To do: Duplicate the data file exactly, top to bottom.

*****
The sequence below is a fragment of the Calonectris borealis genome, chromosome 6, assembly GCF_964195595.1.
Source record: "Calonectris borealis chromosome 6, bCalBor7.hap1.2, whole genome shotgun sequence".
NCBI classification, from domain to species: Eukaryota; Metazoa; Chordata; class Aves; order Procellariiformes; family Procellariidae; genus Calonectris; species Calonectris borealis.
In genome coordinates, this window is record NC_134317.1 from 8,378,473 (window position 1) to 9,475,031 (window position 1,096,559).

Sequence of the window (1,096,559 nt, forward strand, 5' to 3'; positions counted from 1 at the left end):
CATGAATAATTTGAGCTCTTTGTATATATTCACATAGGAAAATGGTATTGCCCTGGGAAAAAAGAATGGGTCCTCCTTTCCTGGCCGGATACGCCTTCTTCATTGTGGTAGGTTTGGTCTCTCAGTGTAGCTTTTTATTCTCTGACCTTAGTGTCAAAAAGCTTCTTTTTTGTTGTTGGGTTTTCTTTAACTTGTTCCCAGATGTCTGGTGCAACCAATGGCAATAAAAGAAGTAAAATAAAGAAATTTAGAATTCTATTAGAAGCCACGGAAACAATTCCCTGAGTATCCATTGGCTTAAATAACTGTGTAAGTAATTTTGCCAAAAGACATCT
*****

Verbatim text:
The sequence below is a fragment of the Calonectris borealis genome, chromosome 6, assembly GCF_964195595.1.
Source record: "Calonectris borealis chromosome 6, bCalBor7.hap1.2, whole genome shotgun sequence".
NCBI classification, from domain to species: Eukaryota; Metazoa; Chordata; class Aves; order Procellariiformes; family Procellariidae; genus Calonectris; species Calonectris borealis.
In genome coordinates, this window is record NC_134317.1 from 8,378,473 (window position 1) to 9,475,031 (window position 1,096,559).

Sequence of the window (1,096,559 nt, forward strand, 5' to 3'; positions counted from 1 at the left end):
CATGAATAATTTGAGCTCTTTGTATATATTCACATAGGAAAATGGTATTGCCCTGGGAAAAAAGAATGGGTCCTCCTTTCCTGGCCGGATACGCCTTCTTCATTGTGGTAGGTTTGGTCTCTCAGTGTAGCTTTTTATTCTCTGACCTTAGTGTCAAAAAGCTTCTTTTTTGTTGTTGGGTTTTCTTTAACTTGTTCCCAGATGTCTGGTGCAACCAATGGCAATAAAAGAAGTAAAATAAAGAAATTTAGAATTCTATTAGAAGCCACGGAAACAATTCCCTGAGTATCCATTGGCTTAAATAACTGTGTAAGTAATTTTGCCAAAAGACATCT